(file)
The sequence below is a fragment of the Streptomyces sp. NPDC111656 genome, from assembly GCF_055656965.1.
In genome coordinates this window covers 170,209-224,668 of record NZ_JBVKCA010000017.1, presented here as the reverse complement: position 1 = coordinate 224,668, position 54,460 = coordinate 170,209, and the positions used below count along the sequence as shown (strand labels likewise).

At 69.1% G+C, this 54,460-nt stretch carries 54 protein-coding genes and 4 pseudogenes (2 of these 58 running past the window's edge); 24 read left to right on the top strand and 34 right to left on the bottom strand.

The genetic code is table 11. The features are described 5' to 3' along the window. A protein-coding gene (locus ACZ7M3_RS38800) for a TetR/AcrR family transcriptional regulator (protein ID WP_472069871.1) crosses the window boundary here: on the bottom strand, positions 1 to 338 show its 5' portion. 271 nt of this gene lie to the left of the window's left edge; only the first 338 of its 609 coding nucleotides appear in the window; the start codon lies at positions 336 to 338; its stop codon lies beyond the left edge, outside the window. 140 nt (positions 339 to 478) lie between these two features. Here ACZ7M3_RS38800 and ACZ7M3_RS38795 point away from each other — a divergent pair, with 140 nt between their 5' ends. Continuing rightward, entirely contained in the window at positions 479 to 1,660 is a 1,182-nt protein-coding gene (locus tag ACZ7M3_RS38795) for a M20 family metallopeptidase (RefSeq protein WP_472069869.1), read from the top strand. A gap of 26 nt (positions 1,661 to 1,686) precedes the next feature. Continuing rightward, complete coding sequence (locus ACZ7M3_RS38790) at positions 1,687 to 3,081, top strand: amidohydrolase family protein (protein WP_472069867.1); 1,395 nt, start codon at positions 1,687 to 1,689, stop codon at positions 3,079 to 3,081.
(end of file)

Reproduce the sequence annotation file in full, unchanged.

The sequence below is a fragment of the Streptomyces sp. NPDC111656 genome, from assembly GCF_055656965.1.
In genome coordinates this window covers 170,209-224,668 of record NZ_JBVKCA010000017.1, presented here as the reverse complement: position 1 = coordinate 224,668, position 54,460 = coordinate 170,209, and the positions used below count along the sequence as shown (strand labels likewise).

At 69.1% G+C, this 54,460-nt stretch carries 54 protein-coding genes and 4 pseudogenes (2 of these 58 running past the window's edge); 24 read left to right on the top strand and 34 right to left on the bottom strand.

The genetic code is table 11. The features are described 5' to 3' along the window. A protein-coding gene (locus ACZ7M3_RS38800) for a TetR/AcrR family transcriptional regulator (protein ID WP_472069871.1) crosses the window boundary here: on the bottom strand, positions 1 to 338 show its 5' portion. 271 nt of this gene lie to the left of the window's left edge; only the first 338 of its 609 coding nucleotides appear in the window; the start codon lies at positions 336 to 338; its stop codon lies beyond the left edge, outside the window. 140 nt (positions 339 to 478) lie between these two features. Here ACZ7M3_RS38800 and ACZ7M3_RS38795 point away from each other — a divergent pair, with 140 nt between their 5' ends. Continuing rightward, entirely contained in the window at positions 479 to 1,660 is a 1,182-nt protein-coding gene (locus tag ACZ7M3_RS38795) for a M20 family metallopeptidase (RefSeq protein WP_472069869.1), read from the top strand. A gap of 26 nt (positions 1,661 to 1,686) precedes the next feature. Continuing rightward, complete coding sequence (locus ACZ7M3_RS38790) at positions 1,687 to 3,081, top strand: amidohydrolase family protein (protein WP_472069867.1); 1,395 nt, start codon at positions 1,687 to 1,689, stop codon at positions 3,079 to 3,081.